A growing number of studies are finding improved mental and physical health benefits of gardening. In addition to being a source of fresh, healthy produce, gardening can ease stress, keep you limber, and even improve your mood. Studies show that gardening promotes physical health, mental health through relaxation and satisfaction, and better nutrition.

• Enjoy the benefits of physical activity.

Gardening gets you out in the fresh air and sunshine -- and it also gets your blood pumping. The Centers for Disease Control and Prevention labels gardening as a “moderate cardiovascular exercise.”

The National Institute of Health goes so far as to recommend 30 to 45 minutes of gardening three to five times a week as part of a good strategy to combat obesity. If you are pressed for time, you can still benefit by breaking up your exercise into smaller portions. The digging, planting, weeding, and other repetitive tasks that are required of gardening are excellent forms of low-impact exercise, especially for people who find more vigorous exercise a challenge. Plus, physical exercise is a proven mood booster.

• Improve your satisfaction with life and reduce stress levels.

The mental activity involved in gardening may have a positive influence on the mind. Relaxation and stress reduction could be one of the best benefits of gardening.

Professors from the University of Texas and Texas A&M found that gardeners had significantly higher levels of "zest for life," levels of optimism, and overall resolution and fortitude than non-gardeners.

The effortless attention of gardening may even help improve depression symptoms and lower the risk of developing dementia. A recent study in the Netherlands suggests that gardening can fight stress even better than other relaxing leisure activities.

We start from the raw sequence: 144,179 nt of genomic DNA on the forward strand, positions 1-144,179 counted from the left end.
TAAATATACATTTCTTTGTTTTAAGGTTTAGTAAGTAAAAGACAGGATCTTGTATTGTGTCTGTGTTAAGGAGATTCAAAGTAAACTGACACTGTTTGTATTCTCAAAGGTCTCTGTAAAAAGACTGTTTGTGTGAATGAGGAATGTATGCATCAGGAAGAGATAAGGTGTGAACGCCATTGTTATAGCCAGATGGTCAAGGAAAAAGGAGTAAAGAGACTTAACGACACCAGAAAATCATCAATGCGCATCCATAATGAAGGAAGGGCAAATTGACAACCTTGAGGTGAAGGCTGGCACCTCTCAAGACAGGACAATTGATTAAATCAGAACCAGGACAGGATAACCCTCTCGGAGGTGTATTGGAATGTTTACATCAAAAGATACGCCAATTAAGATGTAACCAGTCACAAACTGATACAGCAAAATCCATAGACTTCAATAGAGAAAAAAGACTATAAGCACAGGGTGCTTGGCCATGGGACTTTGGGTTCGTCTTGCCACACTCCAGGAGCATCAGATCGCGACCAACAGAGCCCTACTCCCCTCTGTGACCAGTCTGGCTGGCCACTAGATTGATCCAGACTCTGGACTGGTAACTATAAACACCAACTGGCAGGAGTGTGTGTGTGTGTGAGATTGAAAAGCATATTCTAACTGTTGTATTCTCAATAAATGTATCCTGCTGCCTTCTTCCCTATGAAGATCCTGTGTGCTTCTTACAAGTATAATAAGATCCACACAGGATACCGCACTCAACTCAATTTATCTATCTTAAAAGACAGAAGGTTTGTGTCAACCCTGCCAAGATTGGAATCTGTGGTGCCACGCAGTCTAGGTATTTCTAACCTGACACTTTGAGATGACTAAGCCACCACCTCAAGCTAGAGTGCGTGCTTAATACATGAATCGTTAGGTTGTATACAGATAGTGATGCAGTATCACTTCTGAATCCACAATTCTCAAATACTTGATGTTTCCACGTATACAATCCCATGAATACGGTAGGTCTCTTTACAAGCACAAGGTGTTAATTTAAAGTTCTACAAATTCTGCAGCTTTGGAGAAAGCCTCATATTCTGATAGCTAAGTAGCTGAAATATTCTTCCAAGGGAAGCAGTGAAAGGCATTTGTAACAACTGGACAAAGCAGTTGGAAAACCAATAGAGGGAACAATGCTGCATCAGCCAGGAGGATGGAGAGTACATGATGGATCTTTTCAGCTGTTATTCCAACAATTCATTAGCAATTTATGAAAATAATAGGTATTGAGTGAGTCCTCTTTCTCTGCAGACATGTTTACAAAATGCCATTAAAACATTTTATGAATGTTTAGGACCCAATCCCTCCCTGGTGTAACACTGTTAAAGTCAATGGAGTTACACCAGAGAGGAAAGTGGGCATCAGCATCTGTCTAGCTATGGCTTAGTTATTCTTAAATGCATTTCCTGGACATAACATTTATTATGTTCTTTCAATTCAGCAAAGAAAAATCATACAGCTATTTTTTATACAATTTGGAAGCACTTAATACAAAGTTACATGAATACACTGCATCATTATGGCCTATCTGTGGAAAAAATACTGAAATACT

Additionally, it might surprise you that gardening can also reduce your risk for osteoporosis, diabetes, and arthritis by improving your bones and joints, relieving pain and stiffness, helping you get enough physical activity, and allowing you to eat fresh produce. A number of studies have found that diabetes rates are lower in areas with community gardens, or places where backyard gardening is more common.

• Better nutrition.

The food you grow yourself is the freshest food you can eat. And home gardens filled with fruits and vegetables, provide the healthiest food you can eat. Not surprisingly, several studies have shown that gardeners eat more fruits and vegetables than their peers. Studies of after-school gardening programs suggest that kids who garden are more likely to eat fruits and vegetables. And they're a lot more adventurous about giving new foods a try.

If you don’t have a lot of room where you live, there are several community gardens located in Independence. Most of the community gardens have raised beds which are great for growing most vegetables during the spring, summer and fall seasons.

If you would like more information on any of the community gardens in Independence, contact Joanie Shover at 325-7185.

Larry Jones, MPH, is the director of the Independence Health Department.